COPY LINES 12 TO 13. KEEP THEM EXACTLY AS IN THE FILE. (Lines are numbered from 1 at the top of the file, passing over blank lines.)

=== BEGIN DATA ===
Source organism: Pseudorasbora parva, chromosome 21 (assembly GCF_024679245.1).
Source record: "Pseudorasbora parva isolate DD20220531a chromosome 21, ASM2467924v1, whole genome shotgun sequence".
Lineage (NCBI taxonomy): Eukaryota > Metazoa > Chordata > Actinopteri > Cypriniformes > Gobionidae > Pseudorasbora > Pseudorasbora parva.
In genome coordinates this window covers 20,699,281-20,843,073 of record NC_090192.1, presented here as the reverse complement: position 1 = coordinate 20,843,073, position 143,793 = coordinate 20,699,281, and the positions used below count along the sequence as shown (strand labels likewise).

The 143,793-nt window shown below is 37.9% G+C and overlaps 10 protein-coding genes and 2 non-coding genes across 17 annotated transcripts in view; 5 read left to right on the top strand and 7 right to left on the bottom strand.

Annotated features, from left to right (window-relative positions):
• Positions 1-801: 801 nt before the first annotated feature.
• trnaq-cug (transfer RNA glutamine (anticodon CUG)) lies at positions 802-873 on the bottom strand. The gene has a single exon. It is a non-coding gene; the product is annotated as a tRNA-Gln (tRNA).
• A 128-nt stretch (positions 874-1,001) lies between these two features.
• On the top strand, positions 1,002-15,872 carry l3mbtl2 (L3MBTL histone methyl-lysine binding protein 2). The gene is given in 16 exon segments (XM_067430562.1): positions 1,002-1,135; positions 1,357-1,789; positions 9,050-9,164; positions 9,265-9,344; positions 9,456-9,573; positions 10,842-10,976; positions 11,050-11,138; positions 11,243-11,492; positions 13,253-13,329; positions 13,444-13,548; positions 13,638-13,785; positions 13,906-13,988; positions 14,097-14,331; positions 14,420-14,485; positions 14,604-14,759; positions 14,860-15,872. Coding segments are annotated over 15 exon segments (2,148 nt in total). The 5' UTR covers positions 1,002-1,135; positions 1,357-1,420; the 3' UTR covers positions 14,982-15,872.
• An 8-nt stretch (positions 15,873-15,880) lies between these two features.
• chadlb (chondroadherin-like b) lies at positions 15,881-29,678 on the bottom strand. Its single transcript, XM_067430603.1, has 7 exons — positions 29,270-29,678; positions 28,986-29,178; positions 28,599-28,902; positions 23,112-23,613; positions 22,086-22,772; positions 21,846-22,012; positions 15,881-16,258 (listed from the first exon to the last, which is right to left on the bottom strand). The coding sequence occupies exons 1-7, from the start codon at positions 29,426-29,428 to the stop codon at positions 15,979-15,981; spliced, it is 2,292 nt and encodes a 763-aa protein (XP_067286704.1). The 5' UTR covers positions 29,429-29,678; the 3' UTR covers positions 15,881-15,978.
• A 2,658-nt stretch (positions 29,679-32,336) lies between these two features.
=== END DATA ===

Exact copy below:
• chadlb (chondroadherin-like b) lies at positions 15,881-29,678 on the bottom strand. Its single transcript, XM_067430603.1, has 7 exons — positions 29,270-29,678; positions 28,986-29,178; positions 28,599-28,902; positions 23,112-23,613; positions 22,086-22,772; positions 21,846-22,012; positions 15,881-16,258 (listed from the first exon to the last, which is right to left on the bottom strand). The coding sequence occupies exons 1-7, from the start codon at positions 29,426-29,428 to the stop codon at positions 15,979-15,981; spliced, it is 2,292 nt and encodes a 763-aa protein (XP_067286704.1). The 5' UTR covers positions 29,429-29,678; the 3' UTR covers positions 15,881-15,978.
• A 2,658-nt stretch (positions 29,679-32,336) lies between these two features.